Showing posts from June, 2010

New South Carolina Law Requires Permits for Water Withdrawals

By Jessie King On June 11, 2010, Governor Sanford signed into law S452, a bill amending the South Carolina Surface Water Withdrawal and Reporting Act, §49-4-10 et seq. (Supp 2008) (the “Act”). The law takes effect on January 1, 2011. The amendments to the Act are designed to stop the taking of water from South Carolina in unlimited quantities, protect existing water users, and maintain seasonal river water flows. The amended Act creates a regulatory permitting system for water withdrawal. The need to regulate water withdrawals came to a head recently after recurring droughts, legal battles with neighboring states over shared water supplies, and population growth. Prior to the amendment, persons wishing to take millions of gallons of water out of South Carolina rivers and lakes needed only to “register” with the South Carolina Department of Health and Environmental Control (DHEC) , report the quantity of water withdrawn and the method for measuring the quantity, and notify D

New Developments in South Carolina Probate Law

Governor Sanford recently signed three bills making changes to the South Carolina Probate Code . Summaries of these bills, provided by JP Lee , are set out below. H3803(Signed by the Governor on June 7, 2010), full text here Colloquially known as the “Summons Bill” among South Carolina trust and estate practitioners, the new law makes certain procedural amendments to the South Carolina Probate Code, and clarifies that petitions required or authorized by the Probate Code now require a summons in addition to the actual petition. Previously many sections in the South Carolina Probate Code, such as the petition for allowance of a creditor’s claim at South Carolina Code §62-3-806, required only a “petition”, with no mention of a summons. This caused confusion among laypersons and practitioners, as some Probate Judges required the serving of a summons when a petition was filed, despite no express statutory requirement for same. The new law clarifies that effective June 7, 2010, peti

SC Textile Mill Tax Credit Amendments Signed Into Law

Governor Sanford has signed a bill recently passed by the SC General Assembly making several notable changes to the SC Textiles Communities Revitalization Act ("Act"). The Act provides tax credits for expenditures related to the rehabilitation of buildings in South Carolina previously used as textile manufacturing facilities. The amendments address several concerns raised by tax credit investors and others in the tax credit industry. Most notably, it makes the credits easier to specially allocate among partners in a partnership or limited liability company, adds transition rules for projects that were acquired or commenced prior to previous amendments in 2008, and allows the credits to be used against SC insurance premium taxes. The text of the bill (S728)is available here . Thanks to Chris Rogers for bringing this legislation to the Blog's attention.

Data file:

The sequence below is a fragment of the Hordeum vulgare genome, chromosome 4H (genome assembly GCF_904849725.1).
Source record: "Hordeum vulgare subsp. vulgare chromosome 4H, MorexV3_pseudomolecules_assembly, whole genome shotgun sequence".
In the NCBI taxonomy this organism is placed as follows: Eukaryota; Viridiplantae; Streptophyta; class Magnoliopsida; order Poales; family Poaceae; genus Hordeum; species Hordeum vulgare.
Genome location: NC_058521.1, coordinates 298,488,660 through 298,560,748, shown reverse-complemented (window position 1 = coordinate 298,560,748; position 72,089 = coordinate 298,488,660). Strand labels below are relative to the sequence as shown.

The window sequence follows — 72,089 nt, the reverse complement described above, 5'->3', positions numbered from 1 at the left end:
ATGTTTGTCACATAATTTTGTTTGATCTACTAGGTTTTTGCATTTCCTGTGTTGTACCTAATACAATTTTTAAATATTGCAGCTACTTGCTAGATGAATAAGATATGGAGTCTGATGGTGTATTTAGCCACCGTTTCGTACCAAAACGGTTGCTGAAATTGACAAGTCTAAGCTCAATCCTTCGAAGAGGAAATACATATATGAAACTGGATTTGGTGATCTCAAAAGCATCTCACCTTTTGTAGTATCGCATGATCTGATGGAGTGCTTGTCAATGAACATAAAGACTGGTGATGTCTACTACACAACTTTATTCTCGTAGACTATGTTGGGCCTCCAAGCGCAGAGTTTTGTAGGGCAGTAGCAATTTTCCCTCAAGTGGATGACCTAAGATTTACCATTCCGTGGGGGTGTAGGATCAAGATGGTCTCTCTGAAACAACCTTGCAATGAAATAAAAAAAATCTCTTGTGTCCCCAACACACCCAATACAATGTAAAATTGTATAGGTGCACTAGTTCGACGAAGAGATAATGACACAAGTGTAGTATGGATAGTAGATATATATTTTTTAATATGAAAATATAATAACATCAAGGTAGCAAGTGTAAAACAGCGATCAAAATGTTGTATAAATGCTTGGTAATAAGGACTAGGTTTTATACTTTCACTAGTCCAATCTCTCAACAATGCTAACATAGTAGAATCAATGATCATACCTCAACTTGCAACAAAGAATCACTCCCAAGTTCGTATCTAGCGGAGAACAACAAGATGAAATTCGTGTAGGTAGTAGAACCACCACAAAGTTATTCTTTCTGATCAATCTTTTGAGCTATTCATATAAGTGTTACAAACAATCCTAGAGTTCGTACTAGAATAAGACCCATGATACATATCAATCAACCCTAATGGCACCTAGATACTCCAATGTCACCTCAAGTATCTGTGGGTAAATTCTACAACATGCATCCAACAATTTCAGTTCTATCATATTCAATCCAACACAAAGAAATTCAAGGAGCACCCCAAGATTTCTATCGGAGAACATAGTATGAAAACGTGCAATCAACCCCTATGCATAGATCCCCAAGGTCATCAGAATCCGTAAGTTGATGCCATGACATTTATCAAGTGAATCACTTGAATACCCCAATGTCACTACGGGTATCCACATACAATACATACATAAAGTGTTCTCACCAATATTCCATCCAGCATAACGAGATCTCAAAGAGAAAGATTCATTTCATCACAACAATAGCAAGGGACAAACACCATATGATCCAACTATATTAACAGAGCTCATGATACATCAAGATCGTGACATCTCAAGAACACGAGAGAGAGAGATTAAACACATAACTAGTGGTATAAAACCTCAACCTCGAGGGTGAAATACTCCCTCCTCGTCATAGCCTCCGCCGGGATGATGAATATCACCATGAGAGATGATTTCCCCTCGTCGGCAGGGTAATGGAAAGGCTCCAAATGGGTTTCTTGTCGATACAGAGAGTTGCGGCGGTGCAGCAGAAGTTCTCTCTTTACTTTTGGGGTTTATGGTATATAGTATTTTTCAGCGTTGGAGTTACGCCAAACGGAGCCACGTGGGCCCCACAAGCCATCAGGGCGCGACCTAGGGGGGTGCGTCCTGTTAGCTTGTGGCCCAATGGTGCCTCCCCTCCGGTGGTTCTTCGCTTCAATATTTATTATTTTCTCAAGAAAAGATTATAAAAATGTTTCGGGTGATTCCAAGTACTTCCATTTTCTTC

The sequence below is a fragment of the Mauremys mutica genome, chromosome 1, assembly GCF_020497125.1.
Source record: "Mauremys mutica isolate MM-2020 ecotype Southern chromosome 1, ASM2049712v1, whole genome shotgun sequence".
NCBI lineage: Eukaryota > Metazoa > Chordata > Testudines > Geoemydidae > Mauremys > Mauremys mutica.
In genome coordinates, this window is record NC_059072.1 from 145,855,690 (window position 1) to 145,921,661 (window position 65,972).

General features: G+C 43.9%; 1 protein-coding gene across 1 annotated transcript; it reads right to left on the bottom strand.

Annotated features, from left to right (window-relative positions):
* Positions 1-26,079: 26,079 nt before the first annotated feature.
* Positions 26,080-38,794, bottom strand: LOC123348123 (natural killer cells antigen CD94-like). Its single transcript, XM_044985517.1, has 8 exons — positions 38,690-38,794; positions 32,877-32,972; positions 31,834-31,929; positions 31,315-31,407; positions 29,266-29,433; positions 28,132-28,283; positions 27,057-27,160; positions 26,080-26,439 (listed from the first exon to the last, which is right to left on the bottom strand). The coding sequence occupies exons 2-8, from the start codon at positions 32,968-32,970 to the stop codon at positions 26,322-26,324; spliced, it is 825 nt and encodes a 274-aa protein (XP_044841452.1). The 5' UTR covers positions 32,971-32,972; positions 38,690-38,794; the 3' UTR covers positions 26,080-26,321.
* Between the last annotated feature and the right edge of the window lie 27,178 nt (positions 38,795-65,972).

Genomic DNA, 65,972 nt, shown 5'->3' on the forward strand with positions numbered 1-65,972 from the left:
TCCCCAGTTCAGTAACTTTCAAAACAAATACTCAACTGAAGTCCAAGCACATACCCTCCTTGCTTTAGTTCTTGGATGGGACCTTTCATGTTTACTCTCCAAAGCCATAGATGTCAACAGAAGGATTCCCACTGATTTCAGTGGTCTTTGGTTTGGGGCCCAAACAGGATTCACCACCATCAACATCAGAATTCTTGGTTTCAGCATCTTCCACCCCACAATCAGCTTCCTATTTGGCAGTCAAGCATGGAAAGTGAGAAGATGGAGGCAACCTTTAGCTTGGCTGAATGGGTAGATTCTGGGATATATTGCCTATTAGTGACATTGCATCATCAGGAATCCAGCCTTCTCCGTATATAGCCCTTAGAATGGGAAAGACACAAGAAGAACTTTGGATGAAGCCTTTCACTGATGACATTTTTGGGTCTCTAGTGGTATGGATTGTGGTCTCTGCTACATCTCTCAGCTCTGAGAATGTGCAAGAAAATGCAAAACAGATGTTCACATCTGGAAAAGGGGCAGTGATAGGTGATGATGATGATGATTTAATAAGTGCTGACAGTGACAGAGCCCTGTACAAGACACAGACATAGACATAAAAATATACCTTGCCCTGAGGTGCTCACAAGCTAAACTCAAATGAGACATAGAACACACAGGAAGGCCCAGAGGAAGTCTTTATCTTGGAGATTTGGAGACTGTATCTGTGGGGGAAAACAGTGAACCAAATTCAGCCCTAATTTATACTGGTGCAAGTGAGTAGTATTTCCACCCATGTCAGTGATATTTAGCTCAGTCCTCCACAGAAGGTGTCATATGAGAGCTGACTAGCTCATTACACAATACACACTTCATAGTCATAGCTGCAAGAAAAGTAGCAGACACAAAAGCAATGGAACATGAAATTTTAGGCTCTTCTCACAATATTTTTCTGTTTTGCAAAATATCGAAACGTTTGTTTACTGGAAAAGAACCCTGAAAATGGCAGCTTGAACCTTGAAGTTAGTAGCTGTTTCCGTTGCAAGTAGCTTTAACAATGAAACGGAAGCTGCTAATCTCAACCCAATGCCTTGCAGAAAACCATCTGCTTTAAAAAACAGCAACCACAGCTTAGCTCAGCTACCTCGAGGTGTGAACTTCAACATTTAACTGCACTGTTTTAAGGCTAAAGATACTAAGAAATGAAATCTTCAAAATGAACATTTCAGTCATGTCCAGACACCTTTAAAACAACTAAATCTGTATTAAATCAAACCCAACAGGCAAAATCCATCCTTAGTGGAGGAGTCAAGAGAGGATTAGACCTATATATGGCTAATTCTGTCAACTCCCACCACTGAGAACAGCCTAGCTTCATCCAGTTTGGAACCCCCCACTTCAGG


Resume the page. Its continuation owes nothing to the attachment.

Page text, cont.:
S.C. Supreme Court Considers Appropriate Application of the "Income Approach" Valuation in Dissolution Action

The South Carolina Supreme Court determined that an appraiser report lacking "normalization adjustments" failed to meet the valuation standards agreed to by the parties, and warranted reversal of the trial court's order approving the valuation. In Blackburn v. TKT and Associates , two corporate shareholders filed a dissolution action alleging that two other shareholders were inappropriately taking the profits of the corporation in the form of excessive salaries. Following a bench trial, the trial court agreed that the defendant shareholders had "improperly drained the assets" of the corporation, determined that the defendant shareholders should pay plaintiff shareholders the fair value of their shares, and ordered an appraisal. The parties chose an appraiser, and selected the "income approach" method for valuing the corporation. The terms of the appraiser's engagement further provided that the appraisal would be done in accordance with the S